Elsewhere, although hospital chiefs in the West insist they have sufficient levels of personal protective equipment (PPE), nursing homes across Galway are facing a shortage of basic equipment such as masks, and many have appealed to the public for donations.

Chief Clinical Director Saolta Group, and consultant cardiologist, Dr Pat Nash, said UHG, the main Covid-19 hospital in the West, has experienced increased activity but ‘not a huge surge in admissions’.

“The hospital still has significant capacity available both on wards and ICU,” he said.

But Dr Nash stressed there was no room for complacency and the public needed to continue to observe social distancing, stay at home and practice hand hygiene.

 

See full story – and 23 pages of coverage on the Covid-19 crisis in Galway – in this week’s Connacht Tribune, on sale in shops now, or available to buy as a digital edition via our website www.connachttribune.ie. The Tribune can also be ordered as part of your shopping delivery from most outlets now.

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Connacht Tribune

Loan sharks prey on families hit by pandemic

Denise McNamara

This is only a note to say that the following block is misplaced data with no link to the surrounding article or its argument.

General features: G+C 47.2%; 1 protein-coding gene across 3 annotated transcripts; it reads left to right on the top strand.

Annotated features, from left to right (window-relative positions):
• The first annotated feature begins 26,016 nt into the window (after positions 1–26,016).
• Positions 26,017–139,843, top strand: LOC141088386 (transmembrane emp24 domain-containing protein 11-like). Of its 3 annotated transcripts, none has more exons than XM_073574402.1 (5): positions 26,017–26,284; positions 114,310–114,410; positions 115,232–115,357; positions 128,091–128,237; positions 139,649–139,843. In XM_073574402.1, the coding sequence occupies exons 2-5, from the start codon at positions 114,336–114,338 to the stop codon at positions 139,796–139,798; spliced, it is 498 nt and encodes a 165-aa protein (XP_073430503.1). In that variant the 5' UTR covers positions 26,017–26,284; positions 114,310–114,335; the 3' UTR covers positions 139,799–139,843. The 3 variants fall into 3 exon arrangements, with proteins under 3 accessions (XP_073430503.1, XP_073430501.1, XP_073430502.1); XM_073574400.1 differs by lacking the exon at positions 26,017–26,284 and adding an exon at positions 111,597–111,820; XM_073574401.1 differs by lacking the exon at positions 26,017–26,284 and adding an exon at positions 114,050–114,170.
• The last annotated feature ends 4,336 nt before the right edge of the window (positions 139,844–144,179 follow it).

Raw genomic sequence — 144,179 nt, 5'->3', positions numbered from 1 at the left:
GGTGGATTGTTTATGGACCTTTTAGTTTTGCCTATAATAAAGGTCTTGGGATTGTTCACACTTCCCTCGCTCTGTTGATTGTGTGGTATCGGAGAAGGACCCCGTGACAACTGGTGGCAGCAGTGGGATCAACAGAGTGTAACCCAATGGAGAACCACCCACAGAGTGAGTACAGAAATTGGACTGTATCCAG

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Moneylenders have been targeting working class areas in Galway where hundreds of people have lost their jobs in the lockdown, encouraging them to take out loans with exorbitant interest rates.

Deputy for Galway East Sean Canny said he had received several reports of estates in the city where leaflets had been distributed recently by legitimate loan sharks.

“These people are licensed so they are not doing anything illegal but I do think it’s immoral in these times and my advice is to ignore money lenders,” he stressed.

“We have credit unions where people can go to for advice and for loans and we have MABS [Money Advice and Budgeting Service] which can provide advice that maybe they don’t need more money but may need to manage their budget better.

“People don’t make the best decisions when they’re stressed but I would really urge them not to go down this road because they can charge interest rates of 187% which is really fleecing people.”

Paul Bailey, Head of Communications at the Irish League of Credit Unions, said they have also been getting reports of leaflets being dropped by moneylenders in working class areas.

 

See full story – and 23 pages of coverage on the Covid-19 crisis in Galway – in this week’s Connacht Tribune, on sale in shops now, or available to buy as a digital edition via our website www.connachttribune.ie. The Tribune can also be ordered as part of your shopping delivery from most outlets now.